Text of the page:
Bireli Lagrene was born on September 4, 1966 in Saverne, Alsace, France. The son of Fiso Lagrene, a popular guitarist in pre-war France, Lagrene displayed a prodigious talent as a very young child. Born into a gypsy community, his origins and his fleet, inventive playing style inevitably generated comparisons with Django Reinhardt. In 1978, he won a prize at a festival at Strasbourg and subsequently made a big impact during a televised gypsy festival.
In his early teenage years Lagrene toured extensively playing concerts and festivals across Europe, often accompanied by distinguished jazz artists such as Benny Carter, Benny Goodman, Stéphane Grappelli and Niels- Henning Orsted Pedersen. He also made his first record Routes To Django, which helped to prove that early estimates of his capabilities were not excessive.
An outstanding technician, Lagrene has revealed influences other than Reinhardt, happily incorporating bebop phraseology, rock rhythms and Brazilian music into his work. By the late 80s he had moved substantially from his early Reinhardt-style to fully embrace jazz-rock and other electronically-aided fusions.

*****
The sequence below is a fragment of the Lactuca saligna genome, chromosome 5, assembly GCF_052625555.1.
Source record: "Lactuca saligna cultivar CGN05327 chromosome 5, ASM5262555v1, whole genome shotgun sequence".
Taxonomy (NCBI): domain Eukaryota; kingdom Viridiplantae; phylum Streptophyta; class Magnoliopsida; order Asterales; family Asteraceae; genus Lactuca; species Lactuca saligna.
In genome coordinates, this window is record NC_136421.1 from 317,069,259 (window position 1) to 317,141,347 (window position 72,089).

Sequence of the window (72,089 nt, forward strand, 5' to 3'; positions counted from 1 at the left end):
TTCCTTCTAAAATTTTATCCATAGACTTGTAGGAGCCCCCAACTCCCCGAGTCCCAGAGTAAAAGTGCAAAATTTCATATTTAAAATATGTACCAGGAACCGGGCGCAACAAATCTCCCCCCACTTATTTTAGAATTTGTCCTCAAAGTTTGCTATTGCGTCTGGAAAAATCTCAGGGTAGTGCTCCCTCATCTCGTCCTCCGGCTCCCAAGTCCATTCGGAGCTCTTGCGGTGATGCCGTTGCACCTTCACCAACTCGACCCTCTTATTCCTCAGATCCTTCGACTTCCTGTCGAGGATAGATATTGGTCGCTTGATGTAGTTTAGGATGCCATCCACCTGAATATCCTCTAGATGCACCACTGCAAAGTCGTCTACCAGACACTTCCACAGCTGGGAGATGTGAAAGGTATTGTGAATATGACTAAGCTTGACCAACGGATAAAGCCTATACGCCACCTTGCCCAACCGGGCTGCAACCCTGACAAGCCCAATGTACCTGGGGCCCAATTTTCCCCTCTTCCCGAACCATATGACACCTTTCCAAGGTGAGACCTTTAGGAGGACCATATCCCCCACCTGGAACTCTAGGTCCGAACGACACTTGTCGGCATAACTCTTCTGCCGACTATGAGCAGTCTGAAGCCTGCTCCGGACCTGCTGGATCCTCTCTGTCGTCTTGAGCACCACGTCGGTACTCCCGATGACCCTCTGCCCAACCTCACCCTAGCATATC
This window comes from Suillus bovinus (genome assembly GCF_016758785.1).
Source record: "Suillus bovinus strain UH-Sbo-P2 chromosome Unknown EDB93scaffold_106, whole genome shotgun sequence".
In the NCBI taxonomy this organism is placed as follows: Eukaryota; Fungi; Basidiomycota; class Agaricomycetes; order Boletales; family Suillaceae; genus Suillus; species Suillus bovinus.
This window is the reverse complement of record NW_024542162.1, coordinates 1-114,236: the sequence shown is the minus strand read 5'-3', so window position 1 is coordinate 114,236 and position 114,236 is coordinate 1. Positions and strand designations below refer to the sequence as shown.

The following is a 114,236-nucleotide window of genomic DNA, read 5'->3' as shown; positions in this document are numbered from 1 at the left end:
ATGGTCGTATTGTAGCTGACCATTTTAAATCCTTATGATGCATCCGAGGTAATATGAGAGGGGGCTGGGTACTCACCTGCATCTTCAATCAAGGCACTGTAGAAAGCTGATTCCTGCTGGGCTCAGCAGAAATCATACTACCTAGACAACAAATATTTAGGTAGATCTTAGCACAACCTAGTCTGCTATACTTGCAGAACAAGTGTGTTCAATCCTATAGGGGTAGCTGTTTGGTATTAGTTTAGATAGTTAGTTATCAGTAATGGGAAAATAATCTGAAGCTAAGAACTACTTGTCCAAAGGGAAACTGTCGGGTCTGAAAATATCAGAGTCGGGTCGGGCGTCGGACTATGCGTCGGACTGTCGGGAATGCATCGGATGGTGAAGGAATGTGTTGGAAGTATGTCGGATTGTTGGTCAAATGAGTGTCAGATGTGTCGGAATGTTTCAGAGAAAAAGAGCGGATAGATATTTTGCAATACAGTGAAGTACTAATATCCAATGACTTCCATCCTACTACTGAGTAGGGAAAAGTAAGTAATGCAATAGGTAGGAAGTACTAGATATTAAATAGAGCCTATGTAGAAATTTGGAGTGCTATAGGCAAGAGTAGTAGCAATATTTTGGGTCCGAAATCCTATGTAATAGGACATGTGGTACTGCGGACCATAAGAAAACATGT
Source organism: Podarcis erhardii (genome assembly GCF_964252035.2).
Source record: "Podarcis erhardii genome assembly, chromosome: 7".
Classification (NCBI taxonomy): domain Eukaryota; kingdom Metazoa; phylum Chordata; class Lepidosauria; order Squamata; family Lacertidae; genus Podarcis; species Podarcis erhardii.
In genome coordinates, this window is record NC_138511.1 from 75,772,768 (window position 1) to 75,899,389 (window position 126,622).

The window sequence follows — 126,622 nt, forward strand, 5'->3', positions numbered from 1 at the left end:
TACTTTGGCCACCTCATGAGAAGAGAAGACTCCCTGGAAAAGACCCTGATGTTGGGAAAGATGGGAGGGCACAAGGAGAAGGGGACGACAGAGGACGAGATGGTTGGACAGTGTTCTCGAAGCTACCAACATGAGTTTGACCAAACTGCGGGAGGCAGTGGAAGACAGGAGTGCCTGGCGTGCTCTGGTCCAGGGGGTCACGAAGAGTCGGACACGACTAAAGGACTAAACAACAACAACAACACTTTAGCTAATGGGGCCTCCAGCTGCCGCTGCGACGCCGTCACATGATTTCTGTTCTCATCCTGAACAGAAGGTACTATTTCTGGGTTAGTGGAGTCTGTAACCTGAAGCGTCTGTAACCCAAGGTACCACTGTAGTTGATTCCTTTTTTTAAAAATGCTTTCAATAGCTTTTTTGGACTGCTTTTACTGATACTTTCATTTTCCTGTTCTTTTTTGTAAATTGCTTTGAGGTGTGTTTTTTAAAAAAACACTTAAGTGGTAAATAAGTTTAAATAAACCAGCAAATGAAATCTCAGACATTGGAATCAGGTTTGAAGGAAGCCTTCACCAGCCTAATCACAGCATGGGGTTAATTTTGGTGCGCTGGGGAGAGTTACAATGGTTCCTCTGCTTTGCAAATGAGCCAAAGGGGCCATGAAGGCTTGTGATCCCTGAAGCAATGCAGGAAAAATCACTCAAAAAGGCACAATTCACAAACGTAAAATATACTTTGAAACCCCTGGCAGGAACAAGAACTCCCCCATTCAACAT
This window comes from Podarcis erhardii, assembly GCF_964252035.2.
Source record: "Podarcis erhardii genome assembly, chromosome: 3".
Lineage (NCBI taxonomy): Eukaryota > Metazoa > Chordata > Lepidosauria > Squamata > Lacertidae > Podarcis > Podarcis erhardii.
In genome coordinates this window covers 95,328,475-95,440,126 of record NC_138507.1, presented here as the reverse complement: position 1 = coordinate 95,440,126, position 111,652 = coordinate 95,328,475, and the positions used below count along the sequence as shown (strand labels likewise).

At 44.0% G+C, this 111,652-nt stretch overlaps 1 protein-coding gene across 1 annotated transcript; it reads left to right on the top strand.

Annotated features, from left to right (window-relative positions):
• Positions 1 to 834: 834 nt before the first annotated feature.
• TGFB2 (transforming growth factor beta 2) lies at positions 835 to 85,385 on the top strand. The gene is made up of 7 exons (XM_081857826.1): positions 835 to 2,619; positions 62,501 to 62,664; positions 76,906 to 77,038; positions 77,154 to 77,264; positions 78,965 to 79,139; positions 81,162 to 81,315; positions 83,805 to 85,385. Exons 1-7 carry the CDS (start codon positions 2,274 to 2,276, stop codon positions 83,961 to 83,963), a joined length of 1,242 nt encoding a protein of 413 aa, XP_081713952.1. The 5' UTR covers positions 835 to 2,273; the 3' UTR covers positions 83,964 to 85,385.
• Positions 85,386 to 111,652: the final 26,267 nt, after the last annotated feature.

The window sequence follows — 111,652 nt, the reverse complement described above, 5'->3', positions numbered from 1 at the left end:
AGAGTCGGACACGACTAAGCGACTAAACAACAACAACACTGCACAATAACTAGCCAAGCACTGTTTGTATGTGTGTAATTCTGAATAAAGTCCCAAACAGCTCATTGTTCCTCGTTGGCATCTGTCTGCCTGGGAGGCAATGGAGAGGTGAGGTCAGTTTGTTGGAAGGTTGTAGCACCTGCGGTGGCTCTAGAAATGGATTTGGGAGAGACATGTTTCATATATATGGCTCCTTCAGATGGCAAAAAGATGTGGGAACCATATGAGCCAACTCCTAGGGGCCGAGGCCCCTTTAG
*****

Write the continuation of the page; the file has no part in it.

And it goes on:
Lagrene returned to his roots with such brilliant offerings as 1994’s My Favorite Django and 1998’s Blue Eyes as well as violinist Didier Lockwood’s 2000 recording Tribute To Stephane Grappelli and last year’s highly acclaimed Gypsy Project, which eminent jazz critic Gary Giddins hailed as “electrifying... represents his best work in years.” On Gipsy Project & Friends, Bireli burns a blue streak on the knucklebuster “Babik,” a blistering uptempo ode composed by Django for his guitar-playing son Babik Reinhardt. Elsewhere, Bireli reveals his deep gypsy soul on the mournful minor key “Ou Es-Tu Mon Amour” and the haunting ballad “Laura,” composed by David Raskin and Johnny Mercer for the 1944 film of the same name. He oozes sheer joie de swingon infectious showstoppers like “Djangology,” “Les Yeux Noirs,” “Minor Swing” (catch Bireli’s playful, tongue-in-cheek intro to that Django anthem) and “Artillerie Lourde,” reprising the buoyantly swinging spirit of the Hot Club of France alongside the remarkable violinist Florin Niculescu, who reads Bireli’s mind the way Stephane Grappelli read Django’s. Special guest Henri Salvador lends his velvety smooth French crooning style to the seductive ballad “Envie de Toi.”